The Fire of Purgation in Gregory of Nyssa’s De anima et resurrectione

The Hidden Pearl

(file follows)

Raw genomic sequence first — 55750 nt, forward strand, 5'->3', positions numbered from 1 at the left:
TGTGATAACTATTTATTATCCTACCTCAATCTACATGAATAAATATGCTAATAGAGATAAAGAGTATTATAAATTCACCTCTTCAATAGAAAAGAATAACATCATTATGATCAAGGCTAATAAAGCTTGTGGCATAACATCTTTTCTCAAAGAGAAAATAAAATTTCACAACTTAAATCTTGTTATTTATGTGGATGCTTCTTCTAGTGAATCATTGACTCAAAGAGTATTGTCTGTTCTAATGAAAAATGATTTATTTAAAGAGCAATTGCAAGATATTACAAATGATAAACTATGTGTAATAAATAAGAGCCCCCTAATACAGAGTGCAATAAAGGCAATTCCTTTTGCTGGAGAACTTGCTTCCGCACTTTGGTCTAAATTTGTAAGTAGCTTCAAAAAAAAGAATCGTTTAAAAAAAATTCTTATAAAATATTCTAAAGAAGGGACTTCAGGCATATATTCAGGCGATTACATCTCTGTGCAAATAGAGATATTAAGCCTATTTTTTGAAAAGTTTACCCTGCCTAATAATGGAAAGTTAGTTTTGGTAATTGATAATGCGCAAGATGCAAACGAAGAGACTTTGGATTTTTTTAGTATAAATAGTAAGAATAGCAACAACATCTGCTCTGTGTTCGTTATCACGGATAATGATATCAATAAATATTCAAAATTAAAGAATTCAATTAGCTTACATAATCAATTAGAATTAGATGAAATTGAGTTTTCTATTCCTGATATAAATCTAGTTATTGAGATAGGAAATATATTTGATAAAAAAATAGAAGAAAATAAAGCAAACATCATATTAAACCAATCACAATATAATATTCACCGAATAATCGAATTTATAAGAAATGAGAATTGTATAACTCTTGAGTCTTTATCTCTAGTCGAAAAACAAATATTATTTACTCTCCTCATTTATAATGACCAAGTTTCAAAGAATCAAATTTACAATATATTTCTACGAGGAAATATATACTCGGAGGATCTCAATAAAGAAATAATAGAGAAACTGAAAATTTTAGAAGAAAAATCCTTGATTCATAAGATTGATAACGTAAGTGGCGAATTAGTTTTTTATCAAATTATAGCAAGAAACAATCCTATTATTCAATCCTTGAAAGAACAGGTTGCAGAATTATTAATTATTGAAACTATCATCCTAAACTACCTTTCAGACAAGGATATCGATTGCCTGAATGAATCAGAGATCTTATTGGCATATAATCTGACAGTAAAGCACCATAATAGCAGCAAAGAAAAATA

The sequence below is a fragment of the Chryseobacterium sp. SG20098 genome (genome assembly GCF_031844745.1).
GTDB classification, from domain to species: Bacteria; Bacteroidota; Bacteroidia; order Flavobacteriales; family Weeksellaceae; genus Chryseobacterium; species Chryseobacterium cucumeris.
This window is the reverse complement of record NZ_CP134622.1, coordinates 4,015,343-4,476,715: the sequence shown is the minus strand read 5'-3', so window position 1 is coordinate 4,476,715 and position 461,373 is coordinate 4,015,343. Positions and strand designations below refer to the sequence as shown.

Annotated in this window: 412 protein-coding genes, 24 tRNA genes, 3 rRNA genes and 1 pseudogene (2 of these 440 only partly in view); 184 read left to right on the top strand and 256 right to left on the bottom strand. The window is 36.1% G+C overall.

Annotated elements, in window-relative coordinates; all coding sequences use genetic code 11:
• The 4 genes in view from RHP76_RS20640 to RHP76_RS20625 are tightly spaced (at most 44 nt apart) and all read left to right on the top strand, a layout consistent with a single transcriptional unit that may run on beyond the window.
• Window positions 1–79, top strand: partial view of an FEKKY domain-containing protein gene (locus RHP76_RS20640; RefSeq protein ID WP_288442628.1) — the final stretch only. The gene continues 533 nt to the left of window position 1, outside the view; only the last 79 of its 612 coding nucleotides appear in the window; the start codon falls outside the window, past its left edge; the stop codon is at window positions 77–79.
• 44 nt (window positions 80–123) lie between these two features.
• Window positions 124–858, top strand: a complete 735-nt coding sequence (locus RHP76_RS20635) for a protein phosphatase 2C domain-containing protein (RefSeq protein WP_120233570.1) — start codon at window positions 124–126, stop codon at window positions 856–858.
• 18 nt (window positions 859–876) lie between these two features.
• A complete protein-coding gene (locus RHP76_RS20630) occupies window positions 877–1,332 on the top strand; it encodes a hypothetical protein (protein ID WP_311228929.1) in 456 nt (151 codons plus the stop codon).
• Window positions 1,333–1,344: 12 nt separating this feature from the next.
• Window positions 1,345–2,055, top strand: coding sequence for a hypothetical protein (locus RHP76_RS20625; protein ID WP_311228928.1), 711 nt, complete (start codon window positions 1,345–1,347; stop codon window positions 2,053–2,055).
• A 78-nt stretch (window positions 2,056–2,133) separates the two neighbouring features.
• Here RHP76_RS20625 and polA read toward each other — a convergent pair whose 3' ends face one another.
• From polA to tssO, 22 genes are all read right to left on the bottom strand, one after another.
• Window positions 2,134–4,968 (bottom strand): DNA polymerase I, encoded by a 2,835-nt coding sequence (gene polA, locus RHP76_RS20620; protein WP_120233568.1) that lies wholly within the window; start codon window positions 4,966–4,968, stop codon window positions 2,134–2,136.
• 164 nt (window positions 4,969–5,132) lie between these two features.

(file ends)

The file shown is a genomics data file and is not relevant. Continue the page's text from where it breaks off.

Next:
Gregory of NyssaFire has had different functions in Christian eschatology. While final destruction is the fate of the unsaved according to Edward William Fudge in his book Fire that Consumes1, the Catechism of the Catholic Church teaches that eternal punishment awaits those who die in a state of mortal sin2. In either case, fire is the main agent that consumes the damned or inflicts eternal punishment on them. Fire also plays an important role in purifying the soul according to the Catechism’s teachings on purgatory where all who die in God’s grace and friendship, but still imperfectly purified, undergo purification before they enter the joy of heaven. “The tradition of the Church, by reference to certain texts of Scripture, speaks of a cleansing fire.3” Long before the Fathers of the Councils of Florence (1414-1418 A.D.) and Trent (1545-1563 A.D.) promulgated the doctrine of purgatory, Gregory of Nyssa (335-394 A.D.) and other theologians4 espoused the teaching…

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